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GO Transit: Service thread (including extensions)

anb

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So exactly why are they suppose to take this train? It certainly does squat for commuter because it LEAVES the city in the morning as opposed to the other way around. Can you imagine Toronto having it's GO commuter lines LEAVING the city in the morning? Of course not but apparently ML thinks this is how Londoners commute.
You can get to Detroit/Windsor from Toronto in under 4 hours, and London is the midpoint in between those 2 destinations so why would anybody take the train as a commuter service if it takes 4+ hours to travel only half the time it takes by car. This definitely can be used for other purposes such as airport travellers, via rail travellers who don't wanna pay more and are going east of Union, London-Kitchener commuters which is reasonable, or people who wanna take a vacation to lets say Owen Sound via Guelph for example. There are many different uses for this train and as GO is transitioning into its RER service, we shouldn't take this train service as a commuter oriented one despite the schedule because it isn't.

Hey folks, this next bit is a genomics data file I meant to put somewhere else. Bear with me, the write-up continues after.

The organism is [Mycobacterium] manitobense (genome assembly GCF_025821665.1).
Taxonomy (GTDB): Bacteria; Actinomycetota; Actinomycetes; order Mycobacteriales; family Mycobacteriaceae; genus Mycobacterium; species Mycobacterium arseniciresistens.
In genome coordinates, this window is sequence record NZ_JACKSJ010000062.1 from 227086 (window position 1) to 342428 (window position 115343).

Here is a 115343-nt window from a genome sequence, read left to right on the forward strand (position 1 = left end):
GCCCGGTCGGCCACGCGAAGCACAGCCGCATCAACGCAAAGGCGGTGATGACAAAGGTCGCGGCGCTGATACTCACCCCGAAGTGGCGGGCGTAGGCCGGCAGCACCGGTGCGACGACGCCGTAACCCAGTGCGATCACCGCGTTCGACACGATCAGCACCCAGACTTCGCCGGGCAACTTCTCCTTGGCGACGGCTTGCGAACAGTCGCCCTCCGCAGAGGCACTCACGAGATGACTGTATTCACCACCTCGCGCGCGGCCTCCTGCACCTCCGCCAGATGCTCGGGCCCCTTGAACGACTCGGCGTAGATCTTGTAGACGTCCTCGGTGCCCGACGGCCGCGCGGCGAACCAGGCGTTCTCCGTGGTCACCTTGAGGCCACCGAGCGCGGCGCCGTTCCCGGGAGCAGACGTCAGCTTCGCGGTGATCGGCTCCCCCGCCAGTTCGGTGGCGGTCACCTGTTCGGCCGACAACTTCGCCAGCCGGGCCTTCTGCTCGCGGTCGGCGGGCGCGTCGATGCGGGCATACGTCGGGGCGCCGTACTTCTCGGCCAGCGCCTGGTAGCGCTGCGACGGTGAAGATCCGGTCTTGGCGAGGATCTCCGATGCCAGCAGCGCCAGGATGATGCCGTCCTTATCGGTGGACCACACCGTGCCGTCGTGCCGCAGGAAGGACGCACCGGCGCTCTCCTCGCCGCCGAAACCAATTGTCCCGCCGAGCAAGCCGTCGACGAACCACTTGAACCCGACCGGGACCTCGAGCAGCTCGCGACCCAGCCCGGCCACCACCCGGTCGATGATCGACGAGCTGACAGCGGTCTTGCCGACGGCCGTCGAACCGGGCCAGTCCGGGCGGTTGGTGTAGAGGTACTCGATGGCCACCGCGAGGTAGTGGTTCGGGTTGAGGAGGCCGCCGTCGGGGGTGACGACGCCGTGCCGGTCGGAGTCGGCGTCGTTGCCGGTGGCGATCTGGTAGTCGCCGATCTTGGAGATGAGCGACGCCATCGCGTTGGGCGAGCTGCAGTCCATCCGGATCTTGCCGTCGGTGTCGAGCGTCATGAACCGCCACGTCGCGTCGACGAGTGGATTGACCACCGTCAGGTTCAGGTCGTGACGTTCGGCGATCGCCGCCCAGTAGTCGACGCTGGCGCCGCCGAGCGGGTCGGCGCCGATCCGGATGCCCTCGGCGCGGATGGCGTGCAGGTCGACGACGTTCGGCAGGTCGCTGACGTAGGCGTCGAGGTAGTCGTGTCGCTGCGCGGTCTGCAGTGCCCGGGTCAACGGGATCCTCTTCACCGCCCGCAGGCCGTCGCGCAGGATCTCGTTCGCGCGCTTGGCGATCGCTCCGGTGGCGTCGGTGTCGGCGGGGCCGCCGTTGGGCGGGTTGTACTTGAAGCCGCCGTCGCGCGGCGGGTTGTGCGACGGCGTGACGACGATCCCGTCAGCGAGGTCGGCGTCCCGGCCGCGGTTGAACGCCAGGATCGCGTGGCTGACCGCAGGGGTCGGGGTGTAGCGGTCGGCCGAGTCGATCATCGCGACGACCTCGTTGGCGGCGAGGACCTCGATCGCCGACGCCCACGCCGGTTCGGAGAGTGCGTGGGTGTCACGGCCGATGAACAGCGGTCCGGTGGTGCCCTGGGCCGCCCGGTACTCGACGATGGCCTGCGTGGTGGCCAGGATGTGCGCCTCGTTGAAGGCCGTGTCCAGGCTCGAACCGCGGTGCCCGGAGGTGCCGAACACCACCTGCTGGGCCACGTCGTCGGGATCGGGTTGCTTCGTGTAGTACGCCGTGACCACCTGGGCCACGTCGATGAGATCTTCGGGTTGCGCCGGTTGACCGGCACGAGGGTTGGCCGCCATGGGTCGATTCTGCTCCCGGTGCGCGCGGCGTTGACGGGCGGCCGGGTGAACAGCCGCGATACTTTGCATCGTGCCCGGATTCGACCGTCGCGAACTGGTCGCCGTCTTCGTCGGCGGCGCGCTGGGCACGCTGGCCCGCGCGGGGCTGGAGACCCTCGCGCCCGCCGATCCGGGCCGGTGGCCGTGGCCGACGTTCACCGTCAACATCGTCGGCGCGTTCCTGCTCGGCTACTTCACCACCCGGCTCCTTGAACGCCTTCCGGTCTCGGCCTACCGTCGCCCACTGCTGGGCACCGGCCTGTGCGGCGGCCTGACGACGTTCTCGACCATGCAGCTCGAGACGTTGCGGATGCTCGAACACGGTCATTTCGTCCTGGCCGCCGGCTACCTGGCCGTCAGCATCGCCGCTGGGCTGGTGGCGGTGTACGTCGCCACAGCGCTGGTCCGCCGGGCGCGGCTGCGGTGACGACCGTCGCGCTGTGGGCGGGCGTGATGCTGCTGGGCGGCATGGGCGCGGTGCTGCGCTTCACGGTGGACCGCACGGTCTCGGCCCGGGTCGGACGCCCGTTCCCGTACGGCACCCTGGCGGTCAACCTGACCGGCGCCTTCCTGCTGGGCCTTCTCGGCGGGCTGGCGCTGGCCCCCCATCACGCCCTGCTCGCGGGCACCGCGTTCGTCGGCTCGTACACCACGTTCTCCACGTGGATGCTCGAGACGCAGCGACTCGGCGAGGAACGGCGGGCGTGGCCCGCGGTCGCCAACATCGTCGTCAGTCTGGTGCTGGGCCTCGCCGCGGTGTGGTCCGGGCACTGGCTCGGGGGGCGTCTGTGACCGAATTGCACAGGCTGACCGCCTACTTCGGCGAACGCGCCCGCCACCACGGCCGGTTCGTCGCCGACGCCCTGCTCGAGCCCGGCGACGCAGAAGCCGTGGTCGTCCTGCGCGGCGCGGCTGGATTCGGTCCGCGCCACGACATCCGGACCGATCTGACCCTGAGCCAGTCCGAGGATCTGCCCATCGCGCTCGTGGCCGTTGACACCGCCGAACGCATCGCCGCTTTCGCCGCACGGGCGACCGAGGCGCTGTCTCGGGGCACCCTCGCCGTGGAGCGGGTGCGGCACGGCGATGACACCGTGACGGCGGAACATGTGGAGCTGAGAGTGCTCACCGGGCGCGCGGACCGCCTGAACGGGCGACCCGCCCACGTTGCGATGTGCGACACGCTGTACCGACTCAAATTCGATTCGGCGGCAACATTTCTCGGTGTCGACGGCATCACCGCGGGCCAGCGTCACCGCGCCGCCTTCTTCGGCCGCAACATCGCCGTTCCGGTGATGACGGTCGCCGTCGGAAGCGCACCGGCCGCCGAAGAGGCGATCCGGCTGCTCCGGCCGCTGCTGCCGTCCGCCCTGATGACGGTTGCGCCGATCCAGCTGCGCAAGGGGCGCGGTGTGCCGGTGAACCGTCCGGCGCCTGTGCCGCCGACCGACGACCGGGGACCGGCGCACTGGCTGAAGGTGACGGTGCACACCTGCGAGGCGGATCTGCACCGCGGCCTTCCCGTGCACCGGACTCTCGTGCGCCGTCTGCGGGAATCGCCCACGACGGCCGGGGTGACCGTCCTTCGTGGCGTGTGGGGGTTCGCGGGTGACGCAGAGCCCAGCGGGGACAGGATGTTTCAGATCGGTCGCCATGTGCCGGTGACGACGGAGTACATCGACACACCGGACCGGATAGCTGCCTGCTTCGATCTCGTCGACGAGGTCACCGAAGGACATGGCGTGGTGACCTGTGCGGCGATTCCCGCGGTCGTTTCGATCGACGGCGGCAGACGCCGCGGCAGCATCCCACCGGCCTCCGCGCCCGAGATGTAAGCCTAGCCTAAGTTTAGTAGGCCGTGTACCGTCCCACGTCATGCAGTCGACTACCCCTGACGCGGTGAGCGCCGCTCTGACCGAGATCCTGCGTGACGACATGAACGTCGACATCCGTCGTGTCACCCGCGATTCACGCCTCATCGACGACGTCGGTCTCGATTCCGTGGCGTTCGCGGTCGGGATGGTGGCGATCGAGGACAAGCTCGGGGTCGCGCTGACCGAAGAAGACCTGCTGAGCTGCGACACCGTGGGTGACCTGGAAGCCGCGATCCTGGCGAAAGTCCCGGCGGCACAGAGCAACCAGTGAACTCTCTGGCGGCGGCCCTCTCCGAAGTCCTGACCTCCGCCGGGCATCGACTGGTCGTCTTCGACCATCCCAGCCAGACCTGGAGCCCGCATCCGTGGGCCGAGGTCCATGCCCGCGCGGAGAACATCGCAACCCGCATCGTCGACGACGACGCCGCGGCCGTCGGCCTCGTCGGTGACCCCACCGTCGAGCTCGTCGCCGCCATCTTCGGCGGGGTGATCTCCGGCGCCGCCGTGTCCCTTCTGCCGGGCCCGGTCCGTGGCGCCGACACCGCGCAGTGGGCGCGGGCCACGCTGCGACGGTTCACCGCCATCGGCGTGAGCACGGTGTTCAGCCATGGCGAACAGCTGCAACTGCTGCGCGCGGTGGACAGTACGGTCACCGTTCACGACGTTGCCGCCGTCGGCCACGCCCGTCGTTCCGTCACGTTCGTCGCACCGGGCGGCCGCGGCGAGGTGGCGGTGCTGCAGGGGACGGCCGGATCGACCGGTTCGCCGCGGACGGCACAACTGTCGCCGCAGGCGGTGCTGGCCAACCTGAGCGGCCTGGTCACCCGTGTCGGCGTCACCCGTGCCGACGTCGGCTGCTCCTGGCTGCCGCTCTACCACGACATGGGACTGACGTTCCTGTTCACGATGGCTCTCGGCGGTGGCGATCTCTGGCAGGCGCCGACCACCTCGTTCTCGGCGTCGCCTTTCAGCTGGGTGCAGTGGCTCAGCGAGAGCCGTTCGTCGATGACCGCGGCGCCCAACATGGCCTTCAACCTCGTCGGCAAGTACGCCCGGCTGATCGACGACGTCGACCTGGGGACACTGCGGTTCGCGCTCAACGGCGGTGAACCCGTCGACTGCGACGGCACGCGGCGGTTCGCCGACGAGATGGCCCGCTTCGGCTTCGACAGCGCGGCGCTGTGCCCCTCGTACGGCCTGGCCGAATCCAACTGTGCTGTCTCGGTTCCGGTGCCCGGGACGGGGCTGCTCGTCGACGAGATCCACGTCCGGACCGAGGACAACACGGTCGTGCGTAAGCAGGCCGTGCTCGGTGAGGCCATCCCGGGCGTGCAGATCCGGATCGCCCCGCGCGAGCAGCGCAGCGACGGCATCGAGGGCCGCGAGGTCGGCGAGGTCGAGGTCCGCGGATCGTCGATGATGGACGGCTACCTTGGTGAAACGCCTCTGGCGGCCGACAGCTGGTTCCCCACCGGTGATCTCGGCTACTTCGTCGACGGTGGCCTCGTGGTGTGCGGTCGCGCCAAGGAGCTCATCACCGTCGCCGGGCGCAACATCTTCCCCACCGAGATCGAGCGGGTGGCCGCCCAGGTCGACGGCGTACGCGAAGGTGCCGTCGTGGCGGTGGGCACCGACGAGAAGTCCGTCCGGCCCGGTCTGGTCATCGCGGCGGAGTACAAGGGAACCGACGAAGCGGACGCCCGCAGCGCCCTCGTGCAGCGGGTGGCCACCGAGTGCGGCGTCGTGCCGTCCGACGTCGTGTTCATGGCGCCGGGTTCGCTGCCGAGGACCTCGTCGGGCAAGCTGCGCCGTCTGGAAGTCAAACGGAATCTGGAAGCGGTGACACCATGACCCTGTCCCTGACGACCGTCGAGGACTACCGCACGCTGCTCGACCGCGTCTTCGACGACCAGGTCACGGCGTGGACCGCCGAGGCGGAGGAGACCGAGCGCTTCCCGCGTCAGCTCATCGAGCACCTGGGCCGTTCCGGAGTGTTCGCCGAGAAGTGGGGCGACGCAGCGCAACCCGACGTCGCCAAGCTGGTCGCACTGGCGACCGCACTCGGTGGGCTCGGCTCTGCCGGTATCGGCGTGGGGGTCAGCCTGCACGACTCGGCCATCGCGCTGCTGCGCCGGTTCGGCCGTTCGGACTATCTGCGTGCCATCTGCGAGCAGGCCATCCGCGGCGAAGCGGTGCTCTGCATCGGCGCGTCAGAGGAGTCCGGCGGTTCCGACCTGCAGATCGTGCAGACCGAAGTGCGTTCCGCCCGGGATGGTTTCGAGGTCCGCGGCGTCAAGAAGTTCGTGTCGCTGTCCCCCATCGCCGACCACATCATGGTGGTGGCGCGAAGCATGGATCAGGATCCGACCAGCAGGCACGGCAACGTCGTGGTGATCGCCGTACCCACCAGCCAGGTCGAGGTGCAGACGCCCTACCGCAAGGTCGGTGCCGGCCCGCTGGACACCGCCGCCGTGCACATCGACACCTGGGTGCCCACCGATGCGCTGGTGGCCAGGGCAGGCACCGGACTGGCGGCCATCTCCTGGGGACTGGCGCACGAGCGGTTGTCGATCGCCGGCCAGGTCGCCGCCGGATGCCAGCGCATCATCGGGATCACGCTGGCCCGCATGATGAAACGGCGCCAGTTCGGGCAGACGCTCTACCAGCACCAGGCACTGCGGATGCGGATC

Northern Light

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I can't imagine there are merits. The line does not connect directly to anywhere useful in London,

A question about this....

I see the line arrives at the CN mainline only slightly east of downtown London, albeit, the tie-in pointing the wrong direction.

Assuming that the a connecting spur could be put in pointing west, and the line could terminate at the downtown London VIA station, would that materially alter your perception on its utility?

Also, if you know, did there used to be a full wye allowing a west-facing connection? I see sufficient room in the local ROW's to wonder.
 
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crs1026

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A question about this....

I see the line arrives at the CN mainline only slightly east of downtown London, albeit, the tie-in pointing the wrong direction.

Assuming that the a connecting spur could be put in pointing west, and the line could terminate at the downtown London VIA station, would that materially alter your perception on its utility?

Also, if you know, did there used to be a full-Y allowing a west-facing connection? I see sufficient room in the local ROW's to wonder.